A delightful way to teach kids about computers | Linda Liukas

A delightful way to teach kids about computers | Linda Liukas

November 24, 2019 100 By Stanley Isaacs


Code is the next universal language. In the seventies, it was punk music
that drove the whole generation. In the eighties, it was probably money. But for my generation of people, software is the interface
to our imagination and our world. And that means that we need a radically, radically
more diverse set of people to build those products, to not see computers as mechanical
and lonely and boring and magic, to see them as things
that they can tinker and turn around and twist,
and so forth. My personal journey into the world
of programming and technology started at the tender age of 14. I had this mad teenage crush
on an older man, and the older man in question
just happened to be the then Vice President
of the United States, Mr. Al Gore. And I did what every single
teenage girl would want to do. I wanted to somehow
express all of this love, so I built him a website, it’s over here. And in 2001, there was no Tumblr, there was no Facebook,
there was no Pinterest. So I needed to learn to code in order to express
all of this longing and loving. And that is how programming
started for me. It started as a means of self-expression. Just like when I was smaller,
I would use crayons and legos. And when I was older, I would use
guitar lessons and theater plays. But then, there were other things
to get excited about, like poetry and knitting socks and conjugating French irregular verbs and coming up with make-believe worlds and Bertrand Russell and his philosophy. And I started to be one of those people who felt that computers
are boring and technical and lonely. Here’s what I think today. Little girls don’t know that they
are not supposed to like computers. Little girls are amazing. They are really, really good
at concentrating on things and being exact and they ask
amazing questions like, “What?” and “Why?”
and “How?” and “What if?” And they don’t know that they
are not supposed to like computers. It’s the parents who do. It’s us parents who feel like computer science
is this esoteric, weird science discipline that only belongs to the mystery makers. That it’s almost as far removed
from everyday life as, say, nuclear physics. And they are partly right about that. There’s a lot of syntax
and controls and data structures and algorithms and practices, protocols and paradigms in programming. And we as a community,
we’ve made computers smaller and smaller. We’ve built layers and layers
of abstraction on top of each other between the man and the machine to the point that we no longer
have any idea how computers work or how to talk to them. And we do teach our kids
how the human body works, we teach them how
the combustion engine functions and we even tell them
that if you want to really be an astronaut you can become one. But when the kid comes to us and asks, “So, what is a bubble sort algorithm?” Or, “How does the computer know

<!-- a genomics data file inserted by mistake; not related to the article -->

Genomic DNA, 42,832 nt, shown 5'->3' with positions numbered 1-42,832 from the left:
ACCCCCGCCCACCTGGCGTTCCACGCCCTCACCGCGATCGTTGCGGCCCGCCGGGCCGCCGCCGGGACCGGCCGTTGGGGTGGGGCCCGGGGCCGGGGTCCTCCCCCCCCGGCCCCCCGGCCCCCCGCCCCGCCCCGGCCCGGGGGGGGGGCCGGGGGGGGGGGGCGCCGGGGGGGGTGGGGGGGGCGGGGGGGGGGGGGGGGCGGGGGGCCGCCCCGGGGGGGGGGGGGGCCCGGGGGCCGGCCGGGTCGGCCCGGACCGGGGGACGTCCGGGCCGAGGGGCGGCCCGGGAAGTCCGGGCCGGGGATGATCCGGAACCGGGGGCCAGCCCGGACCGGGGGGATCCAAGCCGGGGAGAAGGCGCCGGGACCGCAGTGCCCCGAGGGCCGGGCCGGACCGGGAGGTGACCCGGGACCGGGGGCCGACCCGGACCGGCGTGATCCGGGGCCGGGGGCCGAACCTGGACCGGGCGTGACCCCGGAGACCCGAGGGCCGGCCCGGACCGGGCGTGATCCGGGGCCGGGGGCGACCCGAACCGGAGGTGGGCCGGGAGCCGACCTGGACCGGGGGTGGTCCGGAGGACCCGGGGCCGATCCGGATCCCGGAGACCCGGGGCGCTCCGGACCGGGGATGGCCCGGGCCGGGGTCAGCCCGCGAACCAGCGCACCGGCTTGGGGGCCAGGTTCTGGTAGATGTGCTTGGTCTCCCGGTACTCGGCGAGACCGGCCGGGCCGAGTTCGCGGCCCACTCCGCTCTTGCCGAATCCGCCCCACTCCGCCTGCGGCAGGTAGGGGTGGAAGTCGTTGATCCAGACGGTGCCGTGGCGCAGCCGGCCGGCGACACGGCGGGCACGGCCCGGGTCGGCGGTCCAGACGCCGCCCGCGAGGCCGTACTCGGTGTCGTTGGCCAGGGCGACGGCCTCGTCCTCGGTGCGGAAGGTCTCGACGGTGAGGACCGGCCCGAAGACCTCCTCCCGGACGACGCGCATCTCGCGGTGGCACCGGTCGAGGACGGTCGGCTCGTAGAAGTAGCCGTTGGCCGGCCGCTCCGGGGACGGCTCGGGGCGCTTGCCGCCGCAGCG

what happens when I press ‘play,’ how does it know which video to show?” Or, “Linda, is Internet a place?” We adults, we grow oddly silent. “It’s magic,” some of us say. “It’s too complicated,” the others say. Well, it’s neither. It’s not magic and it’s not complicated. It all just happened
really, really, really fast. Computer scientists built
these amazing, beautiful machines, but they made them
very, very foreign to us, and also the language we speak
to the computers so that we don’t know
how to speak to the computers anymore without our fancy user interfaces. And that’s why no one recognized that when I was conjugating
French irregular verbs, I was actually practicing
my pattern recognition skills. And when I was excited about knitting, I actually was following
a sequence of symbolic commands that included loops inside of them. And that Bertrand Russell’s lifelong quest to find an exact language
between English and mathematics found its home inside of a computer. I was a programmer, but no one knew it. The kids of today, they tap, swipe
and pinch their way through the world. But unless we give them tools
to build with computers, we are raising only consumers
instead of creators. This whole quest
led me to this little girl. Her name is Ruby, she is six years old. She is completely fearless,
imaginative and a little bit bossy. And every time
I would run into a problem in trying to teach
myself programming like, “What is object-oriented design
or what is garbage collection?”, I would try to imagine how a six-year-old
little girl would explain the problem. And I wrote a book about her
and I illustrated it and the things
Ruby taught me go like this. Ruby taught me that you’re
not supposed to be afraid of the bugs under your bed. And even the biggest of the problems are a group of tiny problems
stuck together. And Ruby also introduced
me to her friends, the colorful side of the Internet culture. She has friends like the Snow Leopard, who is beautiful but doesn’t want
to play with the other kids. And she has friends like the green robots